Australia Expands Surface Combatant Fleet

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The Royal Australian Navy (RAN) will be expanding its surface combatant fleet, following an announcement by Australian Minister of Defence Richard Marles on Feb 20. According to the country’s Department of Defence, the future fleet will see a drastic jump from 11 vessels to 26 vessels by the mid-2040s. The plans for expanding the armada came right after an independent analysis of the RAN’s surface combatant capabilities which found that “a larger and more lethal surface combatant fleet, complemented by a conventionally-armed, nuclear-powered submarine fleet” is needed, citing Australia’s strategic standing. The plan highlighted the aging fleet to be the oldest in RAN history and stressed the imperative need to shore up naval air defences, long-range strike and anti-submarine warfare (ASW) capabilities as well as reinforcing their presence.

Of the 26, nine of the warships are “Tier 1” surface vessels comprising three existing Hobart-class air warfare destroyers with upgraded air defences and strike capabilities and six instead of the initial nine Hunter-class frigates from BAE Systems. The Hunter-class ships are to be constructed in South Australia’s Osborne Shipyard. Following that, “Tier 2” will include 11 general-purpose frigates for maritime and land strike, air defence and escort capabilities. Complemented by six new Large Optionally Crewed Surface Vessels (LOSV) that are fitted with 32-cell vertical launching systems (VLS) as well as the AEGIS combat system, the VLS greatly enhances the Navy’s long-range strike capacity.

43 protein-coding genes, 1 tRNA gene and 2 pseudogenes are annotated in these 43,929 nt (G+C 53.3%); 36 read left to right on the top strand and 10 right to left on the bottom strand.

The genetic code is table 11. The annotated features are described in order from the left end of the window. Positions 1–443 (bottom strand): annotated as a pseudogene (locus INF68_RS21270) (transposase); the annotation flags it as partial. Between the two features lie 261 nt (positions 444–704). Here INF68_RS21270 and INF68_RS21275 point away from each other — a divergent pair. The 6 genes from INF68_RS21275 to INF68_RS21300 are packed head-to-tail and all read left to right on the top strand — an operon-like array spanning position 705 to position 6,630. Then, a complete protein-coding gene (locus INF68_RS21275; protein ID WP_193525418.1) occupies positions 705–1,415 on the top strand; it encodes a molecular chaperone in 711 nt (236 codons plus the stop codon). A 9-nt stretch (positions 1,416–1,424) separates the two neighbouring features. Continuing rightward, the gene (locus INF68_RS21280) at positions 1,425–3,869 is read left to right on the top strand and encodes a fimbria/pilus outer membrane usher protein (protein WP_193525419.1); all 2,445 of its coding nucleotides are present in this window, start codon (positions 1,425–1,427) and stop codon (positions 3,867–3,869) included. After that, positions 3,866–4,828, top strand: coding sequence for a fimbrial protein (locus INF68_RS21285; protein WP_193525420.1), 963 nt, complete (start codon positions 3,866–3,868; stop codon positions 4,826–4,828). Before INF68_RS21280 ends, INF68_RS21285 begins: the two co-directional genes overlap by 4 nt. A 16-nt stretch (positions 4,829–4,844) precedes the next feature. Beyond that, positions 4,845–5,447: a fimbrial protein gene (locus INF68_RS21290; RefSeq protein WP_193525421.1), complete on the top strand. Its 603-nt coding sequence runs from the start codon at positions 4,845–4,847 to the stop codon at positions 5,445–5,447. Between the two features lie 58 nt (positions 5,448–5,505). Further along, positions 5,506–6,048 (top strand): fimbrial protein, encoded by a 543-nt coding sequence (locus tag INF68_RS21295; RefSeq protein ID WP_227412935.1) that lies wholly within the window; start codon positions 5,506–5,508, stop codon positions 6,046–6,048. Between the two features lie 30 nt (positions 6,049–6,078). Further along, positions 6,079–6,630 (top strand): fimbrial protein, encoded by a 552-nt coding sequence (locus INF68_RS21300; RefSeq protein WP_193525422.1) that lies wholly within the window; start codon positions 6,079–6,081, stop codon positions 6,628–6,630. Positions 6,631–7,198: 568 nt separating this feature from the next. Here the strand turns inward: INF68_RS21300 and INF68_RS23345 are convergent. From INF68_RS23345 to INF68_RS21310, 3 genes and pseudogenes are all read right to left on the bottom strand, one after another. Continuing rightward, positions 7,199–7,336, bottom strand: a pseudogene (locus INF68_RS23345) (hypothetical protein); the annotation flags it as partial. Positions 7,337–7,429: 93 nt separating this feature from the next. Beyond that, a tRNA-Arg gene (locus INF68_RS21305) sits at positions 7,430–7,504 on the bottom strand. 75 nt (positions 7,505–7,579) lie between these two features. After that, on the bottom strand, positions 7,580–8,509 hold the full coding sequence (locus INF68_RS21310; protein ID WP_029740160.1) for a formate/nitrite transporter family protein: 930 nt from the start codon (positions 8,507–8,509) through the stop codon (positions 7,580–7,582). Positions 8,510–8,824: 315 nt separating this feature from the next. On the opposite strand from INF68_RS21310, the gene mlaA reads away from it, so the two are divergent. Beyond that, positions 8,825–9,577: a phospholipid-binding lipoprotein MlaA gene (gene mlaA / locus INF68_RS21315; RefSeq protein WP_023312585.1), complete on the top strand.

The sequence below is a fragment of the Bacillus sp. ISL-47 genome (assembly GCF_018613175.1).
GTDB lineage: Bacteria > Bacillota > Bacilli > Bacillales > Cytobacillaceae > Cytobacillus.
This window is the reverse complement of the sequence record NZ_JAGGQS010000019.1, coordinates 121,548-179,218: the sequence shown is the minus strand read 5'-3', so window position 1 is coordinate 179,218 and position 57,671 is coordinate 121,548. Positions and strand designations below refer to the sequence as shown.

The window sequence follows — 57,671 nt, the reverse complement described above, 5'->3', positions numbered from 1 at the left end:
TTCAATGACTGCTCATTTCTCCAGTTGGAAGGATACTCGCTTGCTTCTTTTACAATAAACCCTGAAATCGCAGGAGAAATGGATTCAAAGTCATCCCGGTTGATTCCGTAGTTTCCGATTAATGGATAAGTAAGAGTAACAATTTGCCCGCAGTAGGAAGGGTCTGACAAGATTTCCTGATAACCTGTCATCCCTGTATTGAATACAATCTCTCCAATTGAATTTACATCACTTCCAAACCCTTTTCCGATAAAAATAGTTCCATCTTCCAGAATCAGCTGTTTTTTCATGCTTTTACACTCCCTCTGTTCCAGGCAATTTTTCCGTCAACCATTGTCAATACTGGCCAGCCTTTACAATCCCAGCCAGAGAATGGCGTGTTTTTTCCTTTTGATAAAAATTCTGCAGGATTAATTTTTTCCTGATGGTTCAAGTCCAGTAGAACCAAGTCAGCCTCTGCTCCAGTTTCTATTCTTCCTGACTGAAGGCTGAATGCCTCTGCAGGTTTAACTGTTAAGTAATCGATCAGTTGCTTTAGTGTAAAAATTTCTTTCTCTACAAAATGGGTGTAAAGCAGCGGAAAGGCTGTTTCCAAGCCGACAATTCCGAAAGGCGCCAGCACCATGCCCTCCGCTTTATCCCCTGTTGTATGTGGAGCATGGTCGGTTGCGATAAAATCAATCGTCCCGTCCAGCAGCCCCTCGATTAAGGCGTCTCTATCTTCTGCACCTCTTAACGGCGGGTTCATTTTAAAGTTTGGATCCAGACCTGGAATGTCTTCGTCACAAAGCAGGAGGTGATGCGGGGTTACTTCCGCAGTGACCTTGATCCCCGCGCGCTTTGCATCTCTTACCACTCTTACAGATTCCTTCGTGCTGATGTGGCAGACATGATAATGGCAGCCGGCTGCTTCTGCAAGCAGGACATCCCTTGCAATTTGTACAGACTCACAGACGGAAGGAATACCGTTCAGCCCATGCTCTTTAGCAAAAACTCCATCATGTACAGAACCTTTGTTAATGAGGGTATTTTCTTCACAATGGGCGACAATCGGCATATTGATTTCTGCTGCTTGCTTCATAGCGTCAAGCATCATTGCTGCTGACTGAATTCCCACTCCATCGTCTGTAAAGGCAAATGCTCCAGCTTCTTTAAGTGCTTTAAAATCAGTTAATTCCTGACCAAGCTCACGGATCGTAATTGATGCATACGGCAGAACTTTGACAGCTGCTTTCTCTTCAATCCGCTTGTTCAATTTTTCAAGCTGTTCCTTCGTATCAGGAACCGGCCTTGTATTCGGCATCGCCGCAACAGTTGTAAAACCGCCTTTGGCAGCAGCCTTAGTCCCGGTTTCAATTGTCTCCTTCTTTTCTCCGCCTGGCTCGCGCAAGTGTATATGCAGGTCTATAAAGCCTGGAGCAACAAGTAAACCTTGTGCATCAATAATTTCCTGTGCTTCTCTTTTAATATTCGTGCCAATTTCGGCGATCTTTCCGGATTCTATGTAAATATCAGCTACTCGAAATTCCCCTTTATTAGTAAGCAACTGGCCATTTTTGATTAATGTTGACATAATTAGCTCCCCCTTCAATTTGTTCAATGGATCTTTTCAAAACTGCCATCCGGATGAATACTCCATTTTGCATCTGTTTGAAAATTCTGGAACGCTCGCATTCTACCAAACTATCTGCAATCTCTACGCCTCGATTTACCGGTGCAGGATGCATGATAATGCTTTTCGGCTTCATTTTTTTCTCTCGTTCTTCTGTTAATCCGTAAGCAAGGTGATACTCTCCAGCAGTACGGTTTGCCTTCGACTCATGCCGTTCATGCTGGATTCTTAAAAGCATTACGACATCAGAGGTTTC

With an investment of around USD7.1 billion over the coming decades, the government has had to give up several options in order to free up funds for the new fleet. The RAN will retire its two oldest Anzac-class frigates – HMAS Anzac and HMAS Arunta this year and 2026 respectively. With that, the remaining six ships in the class will no longer receive Transcap upgrades, but reportedly an upgrade of unspecified maritime strike capabilities. Also mentioned is the reduction of Hunter-class vessels from nine ships to just six after costs had risen exponentially. – shp/adj/dl (Pix: Royal Australian Navy)